Garage Sale Fundraiser The Girls’ Choir is planning to travel to Florence, Italy this summer to sing at the Episcopal Church of St. James, where the Rev. Mark Dunnam is the rector. One of the ways they will raise funds is with a garage sale, to be held March 13 in Stirling Hall. Your donations to the sale are requested (think ‘Spring Cleaning!’). Almost any item is acceptable, but please, NO clothing other than children’s clothes! Donations may be stored in the youth office of the Parish Hall beginning immediately. More details will be posted, including the time of the event, as we get closer to March. Remember: one person’s trash is another’s treasure!
When the bell arrived at the church, it became apparent that it would be impossible to take it up the narrow stairway of the bell tower. Consequently, a hole was cut in the roof of the bell tower and the bell was raised by a crane and lowered into place.
The 2010 EYC Mission Trip
is to New Orleans, July 18-25. Anyone 14 years or older is eligible to go. The adult sponsors need to know who is going by February 10, and must have a $50 deposit to reserve your place. This is a firm deadline. If you have not received a form in the mail, call Karen McDonald at 433-1240 or Chris Conte at 604-2073.
The bell is made of copper and tin, weighs 1500 pounds, and has a diameter of 40 ½ inches. It rings on the note of “G”. On October 25, 1964, at the 11:00am service, the bell was dedicated to the memory of Mr. Robinson.
Lenten Program begins February 24 “Wednesdays in Lent” — February 24, March 3, March 10, March 17 and March 24 — begin at 6:00pm with Evensong in the chapel followed by supper and book discussion in Stirling Hall from 6:30-7:30pm Study Book:
Three Cups of Tea: One Man’s Mission to Promote Peace...One School at a Time by Greg Mortenson
Books will be available in the church office at the end of this week for $10 each To reserve one, please call or email the office as soon as possible (438-2492 or email@example.com) [There is also a young reader’s edition of the book, intended for readers 8 years and up, available on line or at local bookstores]
Three Cups of Tea is our Lenten study book this year. The title comes from a mountain village chief in Pakistan who said, “Here (in Pakistan and Afghanistan), we drink three cups of tea to do business: the first you are a stranger, the second you become a friend, and the third, you join our family, and for our family we are prepared to do anything—even die.” There are books in the office available for purchase. Copies are $10 each. If you would like one, please come by the office or pick one up on Sundays.
Speaking of a Lenten Program... we need some information from you! If we offer the following services for the Wednesdays in Lent, would you use them? ∗ nursery (infants through 4yrs) ∗ a table set aside for doing homework ∗ movie time for those not doing homework If you plan to come to the Lenten Programs and would use any of these for your child(ren), please call or email Mary Robert: 438-2492 or firstname.lastname@example.org. If we do not get any response, we will not have these services.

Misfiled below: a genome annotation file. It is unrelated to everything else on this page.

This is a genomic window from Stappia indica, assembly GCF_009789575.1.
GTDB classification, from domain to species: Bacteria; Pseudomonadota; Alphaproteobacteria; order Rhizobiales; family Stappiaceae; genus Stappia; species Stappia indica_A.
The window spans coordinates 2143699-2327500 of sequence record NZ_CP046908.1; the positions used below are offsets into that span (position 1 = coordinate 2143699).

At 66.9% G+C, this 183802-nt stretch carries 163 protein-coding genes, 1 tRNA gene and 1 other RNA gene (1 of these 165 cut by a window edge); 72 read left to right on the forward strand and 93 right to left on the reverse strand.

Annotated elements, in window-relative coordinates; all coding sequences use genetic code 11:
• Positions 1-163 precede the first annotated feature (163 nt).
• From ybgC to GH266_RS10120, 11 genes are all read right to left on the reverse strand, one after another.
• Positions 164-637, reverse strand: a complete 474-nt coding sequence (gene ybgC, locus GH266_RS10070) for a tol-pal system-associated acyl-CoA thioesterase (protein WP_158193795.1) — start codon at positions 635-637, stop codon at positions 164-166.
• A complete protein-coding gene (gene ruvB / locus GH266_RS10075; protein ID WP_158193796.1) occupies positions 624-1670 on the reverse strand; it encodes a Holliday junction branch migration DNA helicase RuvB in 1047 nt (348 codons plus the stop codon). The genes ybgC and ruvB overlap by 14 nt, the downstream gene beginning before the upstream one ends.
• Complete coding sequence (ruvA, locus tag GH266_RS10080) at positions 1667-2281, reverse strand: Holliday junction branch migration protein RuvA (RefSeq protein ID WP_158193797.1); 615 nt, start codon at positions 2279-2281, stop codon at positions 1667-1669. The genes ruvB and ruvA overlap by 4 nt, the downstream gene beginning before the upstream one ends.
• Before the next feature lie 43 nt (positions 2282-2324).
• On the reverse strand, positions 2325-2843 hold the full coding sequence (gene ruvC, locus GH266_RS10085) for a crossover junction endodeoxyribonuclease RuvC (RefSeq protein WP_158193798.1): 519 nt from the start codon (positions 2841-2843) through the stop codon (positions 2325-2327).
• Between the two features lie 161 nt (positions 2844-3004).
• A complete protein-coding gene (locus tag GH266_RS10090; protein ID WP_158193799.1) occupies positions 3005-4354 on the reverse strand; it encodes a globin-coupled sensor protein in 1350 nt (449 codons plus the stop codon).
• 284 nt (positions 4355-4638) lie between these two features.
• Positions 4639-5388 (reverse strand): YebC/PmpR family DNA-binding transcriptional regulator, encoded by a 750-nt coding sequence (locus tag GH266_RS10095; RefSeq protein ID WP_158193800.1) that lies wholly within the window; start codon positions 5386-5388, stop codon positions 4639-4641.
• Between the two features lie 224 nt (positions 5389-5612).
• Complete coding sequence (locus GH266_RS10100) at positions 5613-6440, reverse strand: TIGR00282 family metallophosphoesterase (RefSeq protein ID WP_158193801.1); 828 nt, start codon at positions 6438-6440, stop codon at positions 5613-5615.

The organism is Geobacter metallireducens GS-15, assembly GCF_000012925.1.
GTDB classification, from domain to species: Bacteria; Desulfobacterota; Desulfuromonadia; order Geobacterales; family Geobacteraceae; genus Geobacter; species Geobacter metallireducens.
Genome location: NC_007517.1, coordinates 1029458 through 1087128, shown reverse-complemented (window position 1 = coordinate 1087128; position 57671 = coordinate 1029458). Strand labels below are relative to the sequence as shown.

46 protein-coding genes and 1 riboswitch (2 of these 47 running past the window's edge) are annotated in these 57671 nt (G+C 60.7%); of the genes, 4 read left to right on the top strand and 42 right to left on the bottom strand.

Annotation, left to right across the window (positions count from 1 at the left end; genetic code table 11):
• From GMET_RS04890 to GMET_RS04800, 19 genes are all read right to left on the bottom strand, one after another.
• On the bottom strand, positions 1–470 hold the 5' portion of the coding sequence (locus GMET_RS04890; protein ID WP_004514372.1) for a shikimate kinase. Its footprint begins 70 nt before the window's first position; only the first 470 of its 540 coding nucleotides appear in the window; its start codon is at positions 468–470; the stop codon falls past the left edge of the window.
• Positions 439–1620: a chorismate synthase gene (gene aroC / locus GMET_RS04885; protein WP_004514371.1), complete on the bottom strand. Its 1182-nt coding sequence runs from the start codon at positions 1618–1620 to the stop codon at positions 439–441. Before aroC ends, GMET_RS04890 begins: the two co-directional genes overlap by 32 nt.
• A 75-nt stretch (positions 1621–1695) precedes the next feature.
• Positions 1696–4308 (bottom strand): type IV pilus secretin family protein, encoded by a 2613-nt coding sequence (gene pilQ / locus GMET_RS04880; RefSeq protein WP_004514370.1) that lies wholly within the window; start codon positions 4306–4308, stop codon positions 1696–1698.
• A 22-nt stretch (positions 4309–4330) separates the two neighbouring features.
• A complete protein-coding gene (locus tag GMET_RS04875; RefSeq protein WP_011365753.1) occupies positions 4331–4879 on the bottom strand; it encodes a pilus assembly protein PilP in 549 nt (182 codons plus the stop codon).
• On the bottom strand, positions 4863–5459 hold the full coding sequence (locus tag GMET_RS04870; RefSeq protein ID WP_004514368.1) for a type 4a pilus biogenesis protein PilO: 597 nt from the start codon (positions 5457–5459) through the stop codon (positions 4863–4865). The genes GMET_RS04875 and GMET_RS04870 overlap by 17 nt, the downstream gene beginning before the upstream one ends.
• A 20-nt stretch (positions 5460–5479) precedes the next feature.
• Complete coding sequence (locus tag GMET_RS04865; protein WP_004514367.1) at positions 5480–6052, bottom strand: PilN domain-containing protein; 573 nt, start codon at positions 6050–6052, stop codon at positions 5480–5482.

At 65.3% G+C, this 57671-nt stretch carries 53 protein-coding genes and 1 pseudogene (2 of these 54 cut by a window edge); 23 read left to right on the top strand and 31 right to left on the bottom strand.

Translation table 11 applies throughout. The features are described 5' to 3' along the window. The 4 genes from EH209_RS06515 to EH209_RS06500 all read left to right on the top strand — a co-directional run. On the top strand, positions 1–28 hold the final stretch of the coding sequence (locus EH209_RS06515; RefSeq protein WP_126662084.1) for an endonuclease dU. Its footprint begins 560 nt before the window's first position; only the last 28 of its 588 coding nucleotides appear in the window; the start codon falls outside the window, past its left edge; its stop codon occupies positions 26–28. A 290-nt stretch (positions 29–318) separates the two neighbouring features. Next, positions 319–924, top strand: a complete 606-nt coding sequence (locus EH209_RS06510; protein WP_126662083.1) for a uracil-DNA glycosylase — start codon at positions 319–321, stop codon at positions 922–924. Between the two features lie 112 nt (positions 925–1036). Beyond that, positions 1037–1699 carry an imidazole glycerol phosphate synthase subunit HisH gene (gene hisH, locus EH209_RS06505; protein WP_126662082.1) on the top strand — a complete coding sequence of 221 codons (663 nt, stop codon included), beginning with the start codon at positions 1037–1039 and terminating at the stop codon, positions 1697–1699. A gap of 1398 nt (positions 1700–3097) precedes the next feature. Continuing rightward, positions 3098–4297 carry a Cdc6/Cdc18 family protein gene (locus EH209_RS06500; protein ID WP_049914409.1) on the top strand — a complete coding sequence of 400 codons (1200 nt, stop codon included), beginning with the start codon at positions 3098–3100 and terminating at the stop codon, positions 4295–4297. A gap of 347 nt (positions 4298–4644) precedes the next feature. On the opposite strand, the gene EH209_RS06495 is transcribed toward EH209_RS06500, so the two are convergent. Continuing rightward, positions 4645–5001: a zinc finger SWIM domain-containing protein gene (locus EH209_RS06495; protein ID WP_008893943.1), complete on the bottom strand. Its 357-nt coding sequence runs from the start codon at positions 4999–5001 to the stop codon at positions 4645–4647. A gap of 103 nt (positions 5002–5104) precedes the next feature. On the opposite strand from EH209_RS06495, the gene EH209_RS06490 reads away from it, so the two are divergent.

Lenten chefs wanted!
Calling all supper clubs, choirs, breakfast teams, youth groups, ushers, altar guild, Sunday School or just plain folks! We need groups of people to cook 5 suppers during Lent: February 24, March 3, March 10, March 17 or March 24 for this year’s Lenten Program. The Thursday Night Supper Club has claimed March 3, and the choir will claim another one. Nothing needs to be fancy—quick and easy does just fine. Please call the church office to reserve your date now (4382492).
“Join us on Sundays at the reception after the 10:30 service. You can have good snacks, and you’ll look cool, too!”
Several people have asked to have the form for sending contributions to Episcopal Relief & Development for Haiti disaster relief printed. They are now available at the back of the church and on the volunteer’s desk outside the church office. A new tax relief law allows people who contributed in 2010 to charities providing earthquake relief in Haiti to take a tax deduction for the contribution on their 2009 tax return instead of their 2010 return. This means you can receive an immediate tax benefit, rather than having to wait until you file next year’s return. Please check with the IRS as certain restrictions apply, using the following link: http://www.irs. gov/newsroom/article/0,,id=218645,00. html?portlet=7
'There is hope' in Haiti, bishop's aide says By Mary Frances Schjonberg, January 27, 2010 [Episcopal News Service]